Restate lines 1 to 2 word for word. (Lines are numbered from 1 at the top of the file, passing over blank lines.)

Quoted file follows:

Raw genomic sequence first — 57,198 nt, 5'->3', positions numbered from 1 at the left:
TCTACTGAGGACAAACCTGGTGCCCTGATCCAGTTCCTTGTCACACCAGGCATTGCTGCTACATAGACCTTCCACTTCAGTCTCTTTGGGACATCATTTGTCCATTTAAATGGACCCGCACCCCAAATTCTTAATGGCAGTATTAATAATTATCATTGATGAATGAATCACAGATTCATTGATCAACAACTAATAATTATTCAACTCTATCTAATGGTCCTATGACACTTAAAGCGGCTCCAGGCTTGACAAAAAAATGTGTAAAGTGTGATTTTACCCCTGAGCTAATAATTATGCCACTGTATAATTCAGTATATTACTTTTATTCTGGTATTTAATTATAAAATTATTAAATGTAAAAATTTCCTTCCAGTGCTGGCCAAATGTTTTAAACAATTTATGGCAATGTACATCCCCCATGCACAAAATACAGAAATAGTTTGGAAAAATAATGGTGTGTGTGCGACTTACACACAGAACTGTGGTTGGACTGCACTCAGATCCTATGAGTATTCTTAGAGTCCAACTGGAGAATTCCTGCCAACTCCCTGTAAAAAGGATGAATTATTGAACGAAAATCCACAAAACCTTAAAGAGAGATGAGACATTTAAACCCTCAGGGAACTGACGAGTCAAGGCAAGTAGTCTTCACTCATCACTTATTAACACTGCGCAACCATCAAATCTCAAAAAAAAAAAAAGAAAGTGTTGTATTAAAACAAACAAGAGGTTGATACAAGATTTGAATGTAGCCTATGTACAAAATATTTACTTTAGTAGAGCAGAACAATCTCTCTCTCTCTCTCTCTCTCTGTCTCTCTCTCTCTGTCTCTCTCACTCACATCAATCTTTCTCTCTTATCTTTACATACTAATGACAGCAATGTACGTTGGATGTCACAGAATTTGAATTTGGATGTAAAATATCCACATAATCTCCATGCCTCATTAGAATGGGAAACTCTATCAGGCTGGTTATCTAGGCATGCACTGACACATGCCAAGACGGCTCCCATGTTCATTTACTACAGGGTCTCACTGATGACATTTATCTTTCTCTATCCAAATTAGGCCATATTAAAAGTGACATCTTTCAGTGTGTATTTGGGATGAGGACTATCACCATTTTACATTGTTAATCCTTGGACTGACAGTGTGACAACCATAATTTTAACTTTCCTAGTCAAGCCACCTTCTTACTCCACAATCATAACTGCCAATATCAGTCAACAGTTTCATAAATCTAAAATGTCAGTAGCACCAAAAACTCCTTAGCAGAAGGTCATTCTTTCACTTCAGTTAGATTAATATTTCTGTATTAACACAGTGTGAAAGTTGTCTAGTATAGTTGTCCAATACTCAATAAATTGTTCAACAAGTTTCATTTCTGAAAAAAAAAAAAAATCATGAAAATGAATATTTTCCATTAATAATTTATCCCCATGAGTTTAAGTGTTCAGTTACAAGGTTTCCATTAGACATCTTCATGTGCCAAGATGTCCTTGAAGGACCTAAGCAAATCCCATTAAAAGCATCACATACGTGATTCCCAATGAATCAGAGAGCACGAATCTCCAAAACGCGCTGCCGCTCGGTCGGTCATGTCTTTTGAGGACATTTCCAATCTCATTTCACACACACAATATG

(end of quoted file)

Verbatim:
Raw genomic sequence first — 57,198 nt, 5'->3', positions numbered from 1 at the left:
TCTACTGAGGACAAACCTGGTGCCCTGATCCAGTTCCTTGTCACACCAGGCATTGCTGCTACATAGACCTTCCACTTCAGTCTCTTTGGGACATCATTTGTCCATTTAAATGGACCCGCACCCCAAATTCTTAATGGCAGTATTAATAATTATCATTGATGAATGAATCACAGATTCATTGATCAACAACTAATAATTATTCAACTCTATCTAATGGTCCTATGACACTTAAAGCGGCTCCAGGCTTGACAAAAAAATGTGTAAAGTGTGATTTTACCCCTGAGCTAATAATTATGCCACTGTATAATTCAGTATATTACTTTTATTCTGGTATTTAATTATAAAATTATTAAATGTAAAAATTTCCTTCCAGTGCTGGCCAAATGTTTTAAACAATTTATGGCAATGTACATCCCCCATGCACAAAATACAGAAATAGTTTGGAAAAATAATGGTGTGTGTGCGACTTACACACAGAACTGTGGTTGGACTGCACTCAGATCCTATGAGTATTCTTAGAGTCCAACTGGAGAATTCCTGCCAACTCCCTGTAAAAAGGATGAATTATTGAACGAAAATCCACAAAACCTTAAAGAGAGATGAGACATTTAAACCCTCAGGGAACTGACGAGTCAAGGCAAGTAGTCTTCACTCATCACTTATTAACACTGCGCAACCATCAAATCTCAAAAAAAAAAAAAGAAAGTGTTGTATTAAAACAAACAAGAGGTTGATACAAGATTTGAATGTAGCCTATGTACAAAATATTTACTTTAGTAGAGCAGAACAATCTCTCTCTCTCTCTCTCTCTCTGTCTCTCTCTCTCTGTCTCTCTCACTCACATCAATCTTTCTCTCTTATCTTTACATACTAATGACAGCAATGTACGTTGGATGTCACAGAATTTGAATTTGGATGTAAAATATCCACATAATCTCCATGCCTCATTAGAATGGGAAACTCTATCAGGCTGGTTATCTAGGCATGCACTGACACATGCCAAGACGGCTCCCATGTTCATTTACTACAGGGTCTCACTGATGACATTTATCTTTCTCTATCCAAATTAGGCCATATTAAAAGTGACATCTTTCAGTGTGTATTTGGGATGAGGACTATCACCATTTTACATTGTTAATCCTTGGACTGACAGTGTGACAACCATAATTTTAACTTTCCTAGTCAAGCCACCTTCTTACTCCACAATCATAACTGCCAATATCAGTCAACAGTTTCATAAATCTAAAATGTCAGTAGCACCAAAAACTCCTTAGCAGAAGGTCATTCTTTCACTTCAGTTAGATTAATATTTCTGTATTAACACAGTGTGAAAGTTGTCTAGTATAGTTGTCCAATACTCAATAAATTGTTCAACAAGTTTCATTTCTGAAAAAAAAAAAAAATCATGAAAATGAATATTTTCCATTAATAATTTATCCCCATGAGTTTAAGTGTTCAGTTACAAGGTTTCCATTAGACATCTTCATGTGCCAAGATGTCCTTGAAGGACCTAAGCAAATCCCATTAAAAGCATCACATACGTGATTCCCAATGAATCAGAGAGCACGAATCTCCAAAACGCGCTGCCGCTCGGTCGGTCATGTCTTTTGAGGACATTTCCAATCTCATTTCACACACACAATATG